'Explosions and gunshots': Kiwi tells of New Caledonia unrest

A road barricaded by rioters in Noumea, New Caledonia. Photo: Lilou Garrido Navarro Kherachi/via...
A road barricaded by rioters in Noumea, New Caledonia. Photo: Lilou Garrido Navarro Kherachi/via REUTERS
An Auckland man has described scenes of chaos in Nouméa during the escalating civil unrest in New Caledonia.

Four people have died and hundreds have been injured during rioting by pro-independence supporters over electoral changes.

French president Emmanuel Macron has declared a 12-day state of emergency and about 1200 police enforcements were due to arrive from France.

New Zealand has upgraded its SafeTravel alert for parts of New Caledonia.

All commercial flights to and from the Nouméa-La Tontouta international airport have been cancelled and many holidaymakers were stuck in Nouméa.

Mike Lightfoot is one of those people. He arrived in Nouméa in Monday and described the scenes in the city for Morning Report.

Lightfoot said as he and his wife started to make their way to their hotel they saw protesters, some with machetes, but they weren't too worried.

"It was very peaceful we thought at the time but as we got closer into town we could certainly see there was unrest.

"There was intersections on fire...as we came into the town itself there were the Gendarmerie in full gear ...we thought this was getting serious."

Lightfoot said his wife needed a doctor for a chest condition and as they were in the doctor's surgery "we heard explosions and gunshots very close to us".

"They were rioting right through town, the town was on fire. Fortunately our taxi driver pulled down a side street, stopped for a second, got himself together. There were people running around our car and carrying on and he took off.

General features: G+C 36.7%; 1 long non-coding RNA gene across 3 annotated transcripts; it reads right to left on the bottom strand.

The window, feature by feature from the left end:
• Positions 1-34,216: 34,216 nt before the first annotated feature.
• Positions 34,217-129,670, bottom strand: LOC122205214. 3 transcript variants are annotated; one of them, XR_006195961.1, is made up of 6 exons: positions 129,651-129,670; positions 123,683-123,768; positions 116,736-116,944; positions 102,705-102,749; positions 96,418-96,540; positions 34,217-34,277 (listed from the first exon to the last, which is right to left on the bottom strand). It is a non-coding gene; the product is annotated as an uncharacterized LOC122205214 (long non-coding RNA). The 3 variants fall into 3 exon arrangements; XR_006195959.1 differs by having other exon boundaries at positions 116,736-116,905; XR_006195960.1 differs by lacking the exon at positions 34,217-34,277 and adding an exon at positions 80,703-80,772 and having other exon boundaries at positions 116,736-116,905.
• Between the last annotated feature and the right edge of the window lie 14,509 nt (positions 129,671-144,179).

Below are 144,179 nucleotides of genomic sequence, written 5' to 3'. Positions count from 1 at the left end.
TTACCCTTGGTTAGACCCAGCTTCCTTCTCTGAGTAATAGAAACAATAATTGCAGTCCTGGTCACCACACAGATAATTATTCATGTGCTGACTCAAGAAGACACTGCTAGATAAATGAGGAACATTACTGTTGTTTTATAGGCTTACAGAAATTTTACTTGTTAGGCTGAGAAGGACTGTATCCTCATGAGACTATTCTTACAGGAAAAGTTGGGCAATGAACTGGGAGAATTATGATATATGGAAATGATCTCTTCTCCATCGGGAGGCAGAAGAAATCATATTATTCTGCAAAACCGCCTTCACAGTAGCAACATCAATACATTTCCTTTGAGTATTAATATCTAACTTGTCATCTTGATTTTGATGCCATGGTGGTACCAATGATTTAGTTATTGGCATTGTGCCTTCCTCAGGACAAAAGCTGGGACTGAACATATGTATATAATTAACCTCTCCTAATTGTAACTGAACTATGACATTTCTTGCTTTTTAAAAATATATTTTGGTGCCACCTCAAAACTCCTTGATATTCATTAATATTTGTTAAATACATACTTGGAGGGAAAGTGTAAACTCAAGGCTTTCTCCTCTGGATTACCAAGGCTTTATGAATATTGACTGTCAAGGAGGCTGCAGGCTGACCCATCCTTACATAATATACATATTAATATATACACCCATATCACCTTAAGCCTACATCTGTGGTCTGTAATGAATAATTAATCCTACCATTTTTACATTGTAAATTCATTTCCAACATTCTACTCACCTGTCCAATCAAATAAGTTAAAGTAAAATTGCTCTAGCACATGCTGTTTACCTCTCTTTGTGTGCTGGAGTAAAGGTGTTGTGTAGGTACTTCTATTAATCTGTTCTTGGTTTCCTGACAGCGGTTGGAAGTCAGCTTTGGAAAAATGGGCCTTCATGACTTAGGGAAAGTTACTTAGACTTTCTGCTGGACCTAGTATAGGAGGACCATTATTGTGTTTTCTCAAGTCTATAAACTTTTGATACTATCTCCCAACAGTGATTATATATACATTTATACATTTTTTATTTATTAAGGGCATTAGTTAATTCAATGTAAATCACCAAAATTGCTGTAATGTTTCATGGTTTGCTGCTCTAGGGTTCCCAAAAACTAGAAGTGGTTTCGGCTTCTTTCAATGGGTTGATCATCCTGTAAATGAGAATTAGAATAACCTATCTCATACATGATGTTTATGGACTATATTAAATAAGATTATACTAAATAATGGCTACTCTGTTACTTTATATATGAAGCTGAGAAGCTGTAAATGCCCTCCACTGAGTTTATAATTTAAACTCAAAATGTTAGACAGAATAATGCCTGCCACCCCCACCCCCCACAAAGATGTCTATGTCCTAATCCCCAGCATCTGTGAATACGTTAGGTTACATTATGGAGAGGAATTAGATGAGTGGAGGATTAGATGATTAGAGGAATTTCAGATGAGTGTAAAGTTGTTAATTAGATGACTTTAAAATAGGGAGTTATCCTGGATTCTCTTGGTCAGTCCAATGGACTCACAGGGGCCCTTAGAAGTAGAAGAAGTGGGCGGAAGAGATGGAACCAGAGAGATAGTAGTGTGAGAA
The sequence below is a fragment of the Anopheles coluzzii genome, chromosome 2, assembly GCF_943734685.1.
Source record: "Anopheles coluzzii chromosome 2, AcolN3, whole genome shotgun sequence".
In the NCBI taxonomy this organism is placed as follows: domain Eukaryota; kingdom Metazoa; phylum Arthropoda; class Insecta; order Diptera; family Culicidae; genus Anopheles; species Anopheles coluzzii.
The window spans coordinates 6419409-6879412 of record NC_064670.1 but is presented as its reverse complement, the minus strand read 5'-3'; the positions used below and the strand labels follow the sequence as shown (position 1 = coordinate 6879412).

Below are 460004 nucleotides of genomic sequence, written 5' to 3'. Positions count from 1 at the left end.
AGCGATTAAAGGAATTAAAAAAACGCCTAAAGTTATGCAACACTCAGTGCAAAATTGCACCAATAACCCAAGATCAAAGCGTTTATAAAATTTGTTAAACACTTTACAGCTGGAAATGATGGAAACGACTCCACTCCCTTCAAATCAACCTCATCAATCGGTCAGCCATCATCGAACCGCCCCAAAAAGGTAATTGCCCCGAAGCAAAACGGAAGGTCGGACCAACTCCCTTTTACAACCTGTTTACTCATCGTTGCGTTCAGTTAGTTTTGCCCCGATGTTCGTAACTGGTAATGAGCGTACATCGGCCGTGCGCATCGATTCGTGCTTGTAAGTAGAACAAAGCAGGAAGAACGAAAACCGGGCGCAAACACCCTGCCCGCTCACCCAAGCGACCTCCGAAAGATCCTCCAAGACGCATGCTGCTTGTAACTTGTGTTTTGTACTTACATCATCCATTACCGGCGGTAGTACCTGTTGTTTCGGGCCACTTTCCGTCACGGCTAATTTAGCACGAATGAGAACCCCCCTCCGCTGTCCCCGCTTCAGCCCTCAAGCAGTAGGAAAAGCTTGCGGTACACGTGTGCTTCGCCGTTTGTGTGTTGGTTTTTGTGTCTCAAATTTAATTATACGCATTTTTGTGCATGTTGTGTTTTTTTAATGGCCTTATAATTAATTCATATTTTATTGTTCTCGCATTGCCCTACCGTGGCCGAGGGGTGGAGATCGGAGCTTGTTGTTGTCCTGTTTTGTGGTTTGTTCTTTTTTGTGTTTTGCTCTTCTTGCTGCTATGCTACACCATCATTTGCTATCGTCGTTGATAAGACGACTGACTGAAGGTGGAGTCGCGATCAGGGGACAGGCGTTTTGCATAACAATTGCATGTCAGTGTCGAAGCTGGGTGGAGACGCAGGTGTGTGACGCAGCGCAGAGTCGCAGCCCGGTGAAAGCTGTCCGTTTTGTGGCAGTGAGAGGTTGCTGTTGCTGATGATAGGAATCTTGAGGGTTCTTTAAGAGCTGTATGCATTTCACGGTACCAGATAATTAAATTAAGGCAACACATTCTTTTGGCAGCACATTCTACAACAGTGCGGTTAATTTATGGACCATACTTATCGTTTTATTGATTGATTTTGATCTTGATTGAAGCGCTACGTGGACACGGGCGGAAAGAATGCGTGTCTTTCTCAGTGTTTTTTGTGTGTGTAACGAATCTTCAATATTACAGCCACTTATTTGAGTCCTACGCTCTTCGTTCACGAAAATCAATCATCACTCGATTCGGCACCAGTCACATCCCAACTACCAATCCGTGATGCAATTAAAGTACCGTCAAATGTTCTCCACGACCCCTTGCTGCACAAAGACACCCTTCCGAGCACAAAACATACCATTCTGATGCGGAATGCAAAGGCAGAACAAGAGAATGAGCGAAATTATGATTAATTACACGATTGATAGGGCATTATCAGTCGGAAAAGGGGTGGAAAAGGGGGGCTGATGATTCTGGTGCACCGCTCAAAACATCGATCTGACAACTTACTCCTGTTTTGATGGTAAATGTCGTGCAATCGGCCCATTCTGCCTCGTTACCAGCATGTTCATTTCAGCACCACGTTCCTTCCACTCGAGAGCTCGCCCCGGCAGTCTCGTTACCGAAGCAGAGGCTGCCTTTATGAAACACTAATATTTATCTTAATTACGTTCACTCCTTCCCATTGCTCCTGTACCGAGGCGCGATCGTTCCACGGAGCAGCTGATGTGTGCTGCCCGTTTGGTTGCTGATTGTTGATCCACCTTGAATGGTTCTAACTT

"We climbed up in through the suburbs and as we came down to try and get back to our hotel we came to a roundabout and they had the roundabout completely blocked off, there would have been, we estimate, around a hundred and fifty of them there protesting, the whole roundabout was on fire, they had big blocks in the middle of the road.

"As we edged through the smoke was so black we couldn't really see the road. One of them whacked the car as we went through but yeah, it was pretty unsettling..."

His hotel, Chateau Royal have asked people staying there not to step foot outside of the complex and "they've asked us to be prepared, that we may need to evacuate".

About 51 New Zealanders were staying at the hotel, he said.

"We're sort of feeling that people in New Zealand are really not understanding how serious this is and it's quite unsettling for us all here, in fact we want out of here very quickly to be fair."

Lightfoot said the airlines were keeping them informed.

"As soon as we are able to get to the airport they've (one airline) said that we are definitely on one of those planes. Air New Zealand at this point are planning to have a flight here on Saturday, if that goes ahead they also have us listed on that flight to get us out."

Supplies in the issue were a problem and staff were living on site for their own safety, he said.

RNZ Pacific's Koroi Hawkins said some leaders have told him they seem to have lost control of the youth.

Other residents in the city of Nouméa, some of them pro-French, have began to arm themselves.

Unrest a concern - Sepuloni

Labour Party Deputy Leader Carmel Sepuloni told RNZ's First Up the growing unrest in New Caledonia was a concern.

Sepuloni said it was a worry, but she was not sure whether New Zealand would have any involvement in trying to bring the situation in the French territory under control.

At last year's Pacific Leaders Forum, French Polynesian representatives were already expressing concern about how some policies from the French government might affect its indigenous population, she said.